Today, at the market, a middle-aged couple, squeezing
tomatoes. They remind me of you, one gaunt, grey,
with sharp cheekbones; the other large and reddish.
I remember you exiting the plane at the Missoula airport,
both in huge fur coats, New York queers and proud
of it. Christmas, and you two glittered and grinned
brighter than the trees. I wish I could tell you, again,
how you filled up my house with your games and quarrels,
and how I miss you now, all the empty corners. Every day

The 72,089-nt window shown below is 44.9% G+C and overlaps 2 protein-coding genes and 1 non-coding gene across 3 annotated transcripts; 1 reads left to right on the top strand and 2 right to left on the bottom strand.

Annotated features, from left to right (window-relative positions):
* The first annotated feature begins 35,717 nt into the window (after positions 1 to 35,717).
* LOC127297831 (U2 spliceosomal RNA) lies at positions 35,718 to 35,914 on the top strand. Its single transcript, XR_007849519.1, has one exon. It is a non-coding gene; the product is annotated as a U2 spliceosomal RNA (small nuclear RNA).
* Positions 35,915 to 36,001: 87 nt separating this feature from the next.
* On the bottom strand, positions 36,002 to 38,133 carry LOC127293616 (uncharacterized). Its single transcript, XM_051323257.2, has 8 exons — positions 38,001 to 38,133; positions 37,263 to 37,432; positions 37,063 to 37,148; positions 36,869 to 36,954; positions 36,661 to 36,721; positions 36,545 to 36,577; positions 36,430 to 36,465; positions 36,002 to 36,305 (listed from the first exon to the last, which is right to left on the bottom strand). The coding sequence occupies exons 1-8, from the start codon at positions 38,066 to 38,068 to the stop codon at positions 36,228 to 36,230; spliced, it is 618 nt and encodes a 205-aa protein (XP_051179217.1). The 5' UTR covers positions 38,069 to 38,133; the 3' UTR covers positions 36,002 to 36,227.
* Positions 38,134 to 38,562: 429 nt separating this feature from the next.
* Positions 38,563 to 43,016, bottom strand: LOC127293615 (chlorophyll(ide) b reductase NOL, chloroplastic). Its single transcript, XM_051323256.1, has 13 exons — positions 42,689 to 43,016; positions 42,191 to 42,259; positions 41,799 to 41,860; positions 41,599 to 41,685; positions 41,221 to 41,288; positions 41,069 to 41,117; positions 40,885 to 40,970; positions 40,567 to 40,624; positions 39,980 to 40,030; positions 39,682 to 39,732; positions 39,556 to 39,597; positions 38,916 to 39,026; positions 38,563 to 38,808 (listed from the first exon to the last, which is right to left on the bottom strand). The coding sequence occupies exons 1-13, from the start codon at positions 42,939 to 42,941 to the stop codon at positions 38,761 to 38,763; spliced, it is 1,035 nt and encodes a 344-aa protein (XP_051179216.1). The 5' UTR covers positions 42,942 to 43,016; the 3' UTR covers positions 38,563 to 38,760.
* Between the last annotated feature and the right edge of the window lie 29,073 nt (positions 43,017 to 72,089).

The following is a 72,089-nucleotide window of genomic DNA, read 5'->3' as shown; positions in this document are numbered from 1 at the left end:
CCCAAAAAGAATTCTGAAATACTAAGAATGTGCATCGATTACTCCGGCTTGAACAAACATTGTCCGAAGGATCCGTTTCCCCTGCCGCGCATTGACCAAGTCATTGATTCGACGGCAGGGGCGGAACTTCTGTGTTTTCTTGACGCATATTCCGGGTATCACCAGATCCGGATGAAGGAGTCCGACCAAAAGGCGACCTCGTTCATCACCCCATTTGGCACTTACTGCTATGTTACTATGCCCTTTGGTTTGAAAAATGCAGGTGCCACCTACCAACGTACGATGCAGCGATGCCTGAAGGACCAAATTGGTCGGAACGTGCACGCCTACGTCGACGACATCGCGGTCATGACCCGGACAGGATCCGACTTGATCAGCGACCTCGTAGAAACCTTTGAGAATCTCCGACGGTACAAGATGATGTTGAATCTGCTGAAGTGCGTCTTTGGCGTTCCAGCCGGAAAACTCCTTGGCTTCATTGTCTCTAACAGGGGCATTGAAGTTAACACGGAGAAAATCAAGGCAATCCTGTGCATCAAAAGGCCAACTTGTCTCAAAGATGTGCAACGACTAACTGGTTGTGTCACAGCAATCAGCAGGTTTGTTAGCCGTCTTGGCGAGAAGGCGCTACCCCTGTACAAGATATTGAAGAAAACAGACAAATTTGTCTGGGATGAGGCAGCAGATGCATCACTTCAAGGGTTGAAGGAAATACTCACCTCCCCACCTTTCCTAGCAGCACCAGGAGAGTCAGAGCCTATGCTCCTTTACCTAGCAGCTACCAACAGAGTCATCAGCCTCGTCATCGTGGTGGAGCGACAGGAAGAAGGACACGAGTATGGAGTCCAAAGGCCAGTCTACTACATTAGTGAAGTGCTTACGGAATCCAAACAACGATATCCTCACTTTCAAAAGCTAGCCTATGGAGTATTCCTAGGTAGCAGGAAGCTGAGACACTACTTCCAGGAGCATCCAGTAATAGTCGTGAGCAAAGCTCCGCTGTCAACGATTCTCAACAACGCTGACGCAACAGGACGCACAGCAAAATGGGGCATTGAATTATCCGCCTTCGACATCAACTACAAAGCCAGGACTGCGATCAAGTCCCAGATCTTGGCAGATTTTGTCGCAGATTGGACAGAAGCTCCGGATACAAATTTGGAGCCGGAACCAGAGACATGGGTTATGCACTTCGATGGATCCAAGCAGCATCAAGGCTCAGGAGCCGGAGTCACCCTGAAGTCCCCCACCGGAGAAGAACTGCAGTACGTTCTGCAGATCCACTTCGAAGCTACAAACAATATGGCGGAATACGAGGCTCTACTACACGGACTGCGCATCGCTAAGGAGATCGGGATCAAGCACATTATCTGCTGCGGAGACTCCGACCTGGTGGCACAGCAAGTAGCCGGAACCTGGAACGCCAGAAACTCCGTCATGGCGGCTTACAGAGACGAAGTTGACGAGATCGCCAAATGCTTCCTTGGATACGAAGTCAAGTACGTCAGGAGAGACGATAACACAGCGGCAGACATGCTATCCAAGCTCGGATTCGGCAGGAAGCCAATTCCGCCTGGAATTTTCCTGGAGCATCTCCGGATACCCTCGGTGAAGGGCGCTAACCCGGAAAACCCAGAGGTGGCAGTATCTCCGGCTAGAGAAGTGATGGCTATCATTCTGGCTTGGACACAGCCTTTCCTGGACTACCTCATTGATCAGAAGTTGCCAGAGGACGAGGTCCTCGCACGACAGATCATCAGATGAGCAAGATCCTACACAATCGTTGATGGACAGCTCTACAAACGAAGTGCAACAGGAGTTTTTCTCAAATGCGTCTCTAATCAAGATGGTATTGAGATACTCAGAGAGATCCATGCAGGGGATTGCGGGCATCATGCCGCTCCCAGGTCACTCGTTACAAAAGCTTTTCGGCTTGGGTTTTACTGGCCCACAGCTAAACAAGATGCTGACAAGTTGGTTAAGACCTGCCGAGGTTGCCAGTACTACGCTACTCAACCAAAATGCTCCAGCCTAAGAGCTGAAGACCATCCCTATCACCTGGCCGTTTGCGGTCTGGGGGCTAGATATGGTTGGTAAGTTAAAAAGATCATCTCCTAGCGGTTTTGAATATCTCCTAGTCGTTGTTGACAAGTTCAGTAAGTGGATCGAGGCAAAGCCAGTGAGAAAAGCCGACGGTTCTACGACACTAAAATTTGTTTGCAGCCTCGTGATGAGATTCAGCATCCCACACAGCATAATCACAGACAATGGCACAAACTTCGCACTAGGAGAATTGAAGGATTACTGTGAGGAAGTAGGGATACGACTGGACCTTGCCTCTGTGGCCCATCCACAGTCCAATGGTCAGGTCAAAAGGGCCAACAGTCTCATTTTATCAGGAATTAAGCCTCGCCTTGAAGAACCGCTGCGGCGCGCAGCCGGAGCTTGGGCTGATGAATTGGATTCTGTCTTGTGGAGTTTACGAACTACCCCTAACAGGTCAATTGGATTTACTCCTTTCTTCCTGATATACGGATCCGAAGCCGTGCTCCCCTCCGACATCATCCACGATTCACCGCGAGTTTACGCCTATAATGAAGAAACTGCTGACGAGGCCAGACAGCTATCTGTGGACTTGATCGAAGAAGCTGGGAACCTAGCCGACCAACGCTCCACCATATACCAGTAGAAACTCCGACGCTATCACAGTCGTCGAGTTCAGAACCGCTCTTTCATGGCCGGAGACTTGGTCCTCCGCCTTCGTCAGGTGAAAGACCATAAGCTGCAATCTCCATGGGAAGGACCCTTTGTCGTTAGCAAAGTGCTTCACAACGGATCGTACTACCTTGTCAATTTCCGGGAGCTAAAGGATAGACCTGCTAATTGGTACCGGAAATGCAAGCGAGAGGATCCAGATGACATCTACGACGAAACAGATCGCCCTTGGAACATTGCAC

there is something I wish I could tell you. A woman
at my office has a Mariachi band made of stuffed frogs
and tin guitars. I am making a garden, dreaming
into spring, pale daffodils, crocus, orange columbine.
The sunroom will have a heated floor of satillo tile.
I gave your buffalo robe to a Chickasaw poet, who one day
will give it to her daughter, and she to hers. I have tried
to put your things where they belong. The Hudson Bay painting
to a man who never loved a picture before. Your gold
LaBaron convertible to the artist who painted the woods
you went into, finally. Sometimes I look for you there.
Are you where you belong?